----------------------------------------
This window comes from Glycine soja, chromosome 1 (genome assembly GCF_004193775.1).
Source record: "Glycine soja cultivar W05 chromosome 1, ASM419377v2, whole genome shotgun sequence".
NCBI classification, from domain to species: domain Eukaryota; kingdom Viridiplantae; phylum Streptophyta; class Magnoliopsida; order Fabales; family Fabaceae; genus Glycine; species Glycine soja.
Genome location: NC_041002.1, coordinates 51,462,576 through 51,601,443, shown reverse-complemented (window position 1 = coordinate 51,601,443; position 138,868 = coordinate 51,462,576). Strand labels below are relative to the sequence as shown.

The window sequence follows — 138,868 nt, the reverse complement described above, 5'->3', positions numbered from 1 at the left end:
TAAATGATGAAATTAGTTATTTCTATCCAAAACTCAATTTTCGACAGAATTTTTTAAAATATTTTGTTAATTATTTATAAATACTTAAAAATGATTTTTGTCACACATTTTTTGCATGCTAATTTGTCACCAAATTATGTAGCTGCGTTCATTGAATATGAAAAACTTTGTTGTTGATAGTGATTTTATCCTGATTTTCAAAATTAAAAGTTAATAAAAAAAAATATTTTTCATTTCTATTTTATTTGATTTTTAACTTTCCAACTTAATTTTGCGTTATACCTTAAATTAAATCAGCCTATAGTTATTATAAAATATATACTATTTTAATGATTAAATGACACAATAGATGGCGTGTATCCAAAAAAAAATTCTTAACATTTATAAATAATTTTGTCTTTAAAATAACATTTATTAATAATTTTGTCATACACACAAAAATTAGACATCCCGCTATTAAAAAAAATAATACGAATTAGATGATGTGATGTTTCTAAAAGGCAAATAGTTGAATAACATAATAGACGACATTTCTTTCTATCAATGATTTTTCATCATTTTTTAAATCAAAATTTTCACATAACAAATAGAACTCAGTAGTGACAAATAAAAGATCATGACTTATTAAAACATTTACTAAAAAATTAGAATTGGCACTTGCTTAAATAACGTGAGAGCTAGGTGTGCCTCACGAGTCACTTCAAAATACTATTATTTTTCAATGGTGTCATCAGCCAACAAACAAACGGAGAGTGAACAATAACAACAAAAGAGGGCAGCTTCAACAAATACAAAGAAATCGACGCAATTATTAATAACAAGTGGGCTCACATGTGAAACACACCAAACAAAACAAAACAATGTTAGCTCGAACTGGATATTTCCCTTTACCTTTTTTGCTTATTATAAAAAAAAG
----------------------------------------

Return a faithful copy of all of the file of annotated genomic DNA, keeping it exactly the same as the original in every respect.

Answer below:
This window comes from Glycine soja, chromosome 1 (genome assembly GCF_004193775.1).
Source record: "Glycine soja cultivar W05 chromosome 1, ASM419377v2, whole genome shotgun sequence".
NCBI classification, from domain to species: domain Eukaryota; kingdom Viridiplantae; phylum Streptophyta; class Magnoliopsida; order Fabales; family Fabaceae; genus Glycine; species Glycine soja.
Genome location: NC_041002.1, coordinates 51,462,576 through 51,601,443, shown reverse-complemented (window position 1 = coordinate 51,601,443; position 138,868 = coordinate 51,462,576). Strand labels below are relative to the sequence as shown.

The window sequence follows — 138,868 nt, the reverse complement described above, 5'->3', positions numbered from 1 at the left end:
TAAATGATGAAATTAGTTATTTCTATCCAAAACTCAATTTTCGACAGAATTTTTTAAAATATTTTGTTAATTATTTATAAATACTTAAAAATGATTTTTGTCACACATTTTTTGCATGCTAATTTGTCACCAAATTATGTAGCTGCGTTCATTGAATATGAAAAACTTTGTTGTTGATAGTGATTTTATCCTGATTTTCAAAATTAAAAGTTAATAAAAAAAAATATTTTTCATTTCTATTTTATTTGATTTTTAACTTTCCAACTTAATTTTGCGTTATACCTTAAATTAAATCAGCCTATAGTTATTATAAAATATATACTATTTTAATGATTAAATGACACAATAGATGGCGTGTATCCAAAAAAAAATTCTTAACATTTATAAATAATTTTGTCTTTAAAATAACATTTATTAATAATTTTGTCATACACACAAAAATTAGACATCCCGCTATTAAAAAAAATAATACGAATTAGATGATGTGATGTTTCTAAAAGGCAAATAGTTGAATAACATAATAGACGACATTTCTTTCTATCAATGATTTTTCATCATTTTTTAAATCAAAATTTTCACATAACAAATAGAACTCAGTAGTGACAAATAAAAGATCATGACTTATTAAAACATTTACTAAAAAATTAGAATTGGCACTTGCTTAAATAACGTGAGAGCTAGGTGTGCCTCACGAGTCACTTCAAAATACTATTATTTTTCAATGGTGTCATCAGCCAACAAACAAACGGAGAGTGAACAATAACAACAAAAGAGGGCAGCTTCAACAAATACAAAGAAATCGACGCAATTATTAATAACAAGTGGGCTCACATGTGAAACACACCAAACAAAACAAAACAATGTTAGCTCGAACTGGATATTTCCCTTTACCTTTTTTGCTTATTATAAAAAAAAG